Farrell doesn't know just how right he is. Cage is about to go through time loop after time looper learning exactly how to become the master of his fate. He's going to save the world, and he'll have to develop basically superhuman levels of "readiness and discipline" in order to do it. We'd definitely call that coming around to Farrell's point of view.

The war propaganda is based on a lie

Partway through the movie, Cage finds out that his ability to reset time is effectively the one thing standing between humanity and a total Mimic victory. Not only are they brutally outmatched against an enemy that can overpower them physically and cosmically, all their previous hopes of winning the war — all the hopes Cage used to persuade wave after wave of new soldiers to enlist — were based on a lie.

We've seen Cage's masterfully deployed propaganda and how other people repeat it word-for-word ... and it's always centered on the "fact" that the armored, mechanized exosuits are such a game-changer that "Angel of Verdun" Rita Vrataski was able to kill hundreds of Mimics on only her first day in battle. What prospective soldiers don't know — but what we eventually find out alongside Cage — is that not only did the Mimics allow the UDF to win the Battle of Verdun, the time loops mean that Rita's "first day" in her armored exosuit was more like her thousandth. We see firsthand how Cage goes from someone who can't even work out how to turn off his safety to a battle-hardened expert all on his own "first day," thanks to repetition after repetition. Rita's experience at Verdun made using the suits look like child's play — but while they're helpful, they're not nearly that easy to master, and strapping someone into one definitely doesn't guarantee that they'll suddenly be able to fight.

General Brigham believes more of the time loop story than he's letting on

When Cage and Rita go to get Dr. Carter's prototype device — the one that can trace the link between a Mimic Alpha and the Omega — from the Ministry of Defence, Cage tells General Brigham that this isn't the first time they've tried to get Brigham to turn over the device. It might not even be the hundredth time. Every time, he says, Brigham refuses to give them the prototype. No matter what Cage says and no matter how much he can prove that he knows, Brigham never believes him.

At least ... Cage assumes Brigham doesn't believe him. The truth might be more complicated than that. If Brigham thought that Dr. Carter was a complete crackpot, why would he hold onto the prototype device at all? The United Defense Force punishes Carter for his "wild" theories by sticking him with relatively menial work on the sidelines, but Brigham doesn't treat the prototype like it's junk; he keeps it locked in a vault in his own office.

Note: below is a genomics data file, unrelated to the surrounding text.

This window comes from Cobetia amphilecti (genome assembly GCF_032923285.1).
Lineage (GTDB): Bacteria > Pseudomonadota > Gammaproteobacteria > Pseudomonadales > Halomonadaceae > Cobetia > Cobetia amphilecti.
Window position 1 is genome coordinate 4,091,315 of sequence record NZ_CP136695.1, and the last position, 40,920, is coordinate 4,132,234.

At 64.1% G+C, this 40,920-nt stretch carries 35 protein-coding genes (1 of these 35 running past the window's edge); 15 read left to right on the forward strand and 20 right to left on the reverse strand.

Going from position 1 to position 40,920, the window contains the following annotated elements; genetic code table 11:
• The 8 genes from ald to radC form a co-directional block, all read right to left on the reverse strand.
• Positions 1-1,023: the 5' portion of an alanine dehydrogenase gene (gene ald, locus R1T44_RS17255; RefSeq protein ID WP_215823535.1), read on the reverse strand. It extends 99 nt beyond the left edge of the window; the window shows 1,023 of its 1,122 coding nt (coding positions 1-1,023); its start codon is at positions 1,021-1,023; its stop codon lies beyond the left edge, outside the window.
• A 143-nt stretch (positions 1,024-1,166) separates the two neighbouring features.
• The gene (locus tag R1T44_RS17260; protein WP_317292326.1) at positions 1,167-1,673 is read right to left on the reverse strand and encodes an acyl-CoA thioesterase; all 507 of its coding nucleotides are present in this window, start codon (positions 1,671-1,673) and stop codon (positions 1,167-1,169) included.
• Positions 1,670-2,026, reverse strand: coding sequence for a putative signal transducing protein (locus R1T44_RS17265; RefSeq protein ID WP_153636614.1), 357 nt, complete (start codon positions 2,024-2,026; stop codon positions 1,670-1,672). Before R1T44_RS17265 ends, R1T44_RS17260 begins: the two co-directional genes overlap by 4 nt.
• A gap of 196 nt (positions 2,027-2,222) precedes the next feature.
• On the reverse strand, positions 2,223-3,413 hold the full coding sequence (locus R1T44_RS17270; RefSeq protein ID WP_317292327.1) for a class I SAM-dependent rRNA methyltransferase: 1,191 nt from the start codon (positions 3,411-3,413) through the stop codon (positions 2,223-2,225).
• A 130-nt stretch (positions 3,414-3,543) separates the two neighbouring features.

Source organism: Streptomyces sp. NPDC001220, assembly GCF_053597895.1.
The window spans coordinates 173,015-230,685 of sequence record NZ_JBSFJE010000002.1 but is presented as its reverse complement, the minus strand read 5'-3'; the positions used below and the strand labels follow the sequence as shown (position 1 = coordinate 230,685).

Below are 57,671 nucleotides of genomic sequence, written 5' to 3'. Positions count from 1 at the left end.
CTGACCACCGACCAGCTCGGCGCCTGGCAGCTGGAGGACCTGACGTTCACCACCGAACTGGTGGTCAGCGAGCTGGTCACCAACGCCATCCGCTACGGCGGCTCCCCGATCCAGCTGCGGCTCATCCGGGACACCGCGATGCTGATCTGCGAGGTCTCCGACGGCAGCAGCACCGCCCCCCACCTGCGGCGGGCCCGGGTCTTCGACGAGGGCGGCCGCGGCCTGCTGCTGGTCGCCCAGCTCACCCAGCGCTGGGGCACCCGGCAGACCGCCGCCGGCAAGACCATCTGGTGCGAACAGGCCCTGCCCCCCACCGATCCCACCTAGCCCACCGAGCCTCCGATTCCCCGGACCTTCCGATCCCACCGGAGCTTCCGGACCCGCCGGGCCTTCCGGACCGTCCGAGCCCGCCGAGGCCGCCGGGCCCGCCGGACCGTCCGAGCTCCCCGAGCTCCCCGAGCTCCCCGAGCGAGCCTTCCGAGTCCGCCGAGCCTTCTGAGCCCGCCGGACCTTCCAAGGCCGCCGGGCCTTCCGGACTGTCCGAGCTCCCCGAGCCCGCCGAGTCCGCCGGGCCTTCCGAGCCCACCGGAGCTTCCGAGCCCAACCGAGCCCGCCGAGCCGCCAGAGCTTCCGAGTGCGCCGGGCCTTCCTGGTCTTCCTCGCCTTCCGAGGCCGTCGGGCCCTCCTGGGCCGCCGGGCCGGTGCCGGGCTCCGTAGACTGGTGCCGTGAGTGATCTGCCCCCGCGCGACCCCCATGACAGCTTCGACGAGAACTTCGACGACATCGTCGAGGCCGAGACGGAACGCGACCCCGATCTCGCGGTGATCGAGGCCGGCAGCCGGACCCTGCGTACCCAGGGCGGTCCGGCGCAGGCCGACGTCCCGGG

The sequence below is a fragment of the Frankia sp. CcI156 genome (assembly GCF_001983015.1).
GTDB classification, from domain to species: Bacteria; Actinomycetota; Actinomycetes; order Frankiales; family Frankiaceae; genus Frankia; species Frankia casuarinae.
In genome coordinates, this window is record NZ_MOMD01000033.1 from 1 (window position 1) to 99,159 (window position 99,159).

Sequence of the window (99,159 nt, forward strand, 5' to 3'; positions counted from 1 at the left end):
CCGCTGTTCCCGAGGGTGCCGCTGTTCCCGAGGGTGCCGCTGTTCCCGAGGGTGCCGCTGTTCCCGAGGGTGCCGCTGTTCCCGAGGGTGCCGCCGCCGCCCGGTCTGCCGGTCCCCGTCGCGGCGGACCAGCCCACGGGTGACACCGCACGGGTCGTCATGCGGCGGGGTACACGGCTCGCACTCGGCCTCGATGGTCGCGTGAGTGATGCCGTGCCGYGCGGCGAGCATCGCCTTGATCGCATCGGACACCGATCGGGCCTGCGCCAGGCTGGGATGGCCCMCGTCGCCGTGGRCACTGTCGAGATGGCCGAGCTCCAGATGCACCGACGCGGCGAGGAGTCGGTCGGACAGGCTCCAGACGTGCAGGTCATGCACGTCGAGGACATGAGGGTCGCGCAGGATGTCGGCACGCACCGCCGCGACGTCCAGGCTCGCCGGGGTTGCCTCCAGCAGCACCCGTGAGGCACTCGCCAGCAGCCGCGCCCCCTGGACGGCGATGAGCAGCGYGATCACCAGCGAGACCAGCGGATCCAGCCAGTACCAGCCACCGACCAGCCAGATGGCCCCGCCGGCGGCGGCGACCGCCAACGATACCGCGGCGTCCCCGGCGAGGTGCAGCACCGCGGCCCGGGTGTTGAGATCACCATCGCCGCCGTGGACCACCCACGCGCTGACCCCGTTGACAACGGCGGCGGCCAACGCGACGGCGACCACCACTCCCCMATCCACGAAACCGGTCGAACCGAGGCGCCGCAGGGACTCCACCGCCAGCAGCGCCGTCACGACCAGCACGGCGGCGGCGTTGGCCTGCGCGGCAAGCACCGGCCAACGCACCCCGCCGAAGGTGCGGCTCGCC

By holding onto the prototype and keeping it so secure, Brigham shows that on some level, he thinks it's possible that this really could be revolutionary technology in the war against the Mimics. And in that case, we're even more convinced that poor Dr. Carter got a raw deal.

The omega's vision trick still leaves it exposed

While Rita and Cage first believe — understandably enough — that the visions of the Omega are giving away its position, the truth is more sinister. The Omega isn't accidentally revealing its position while it searches for them; it's using false visions to lure Cage into a trap. If it can get him to an isolated location, it can set him up for another Alpha attack ... one that could potentially drain him of all his temporarily superpowered blood.

It's a good plan ... but even though it conceals the Omega's real location, it still gives away a lot more than it needs to. After all, without these visions, Rita and Cage wouldn't even know there was an Omega in the first place. As smart as the Omega is, it probably takes the rules of its own species for granted: It might not even think to conceal the mere existence of a central controlling organism. It might just assume humans already know that it exists, the way any human army would assume the other side has commanders and generals.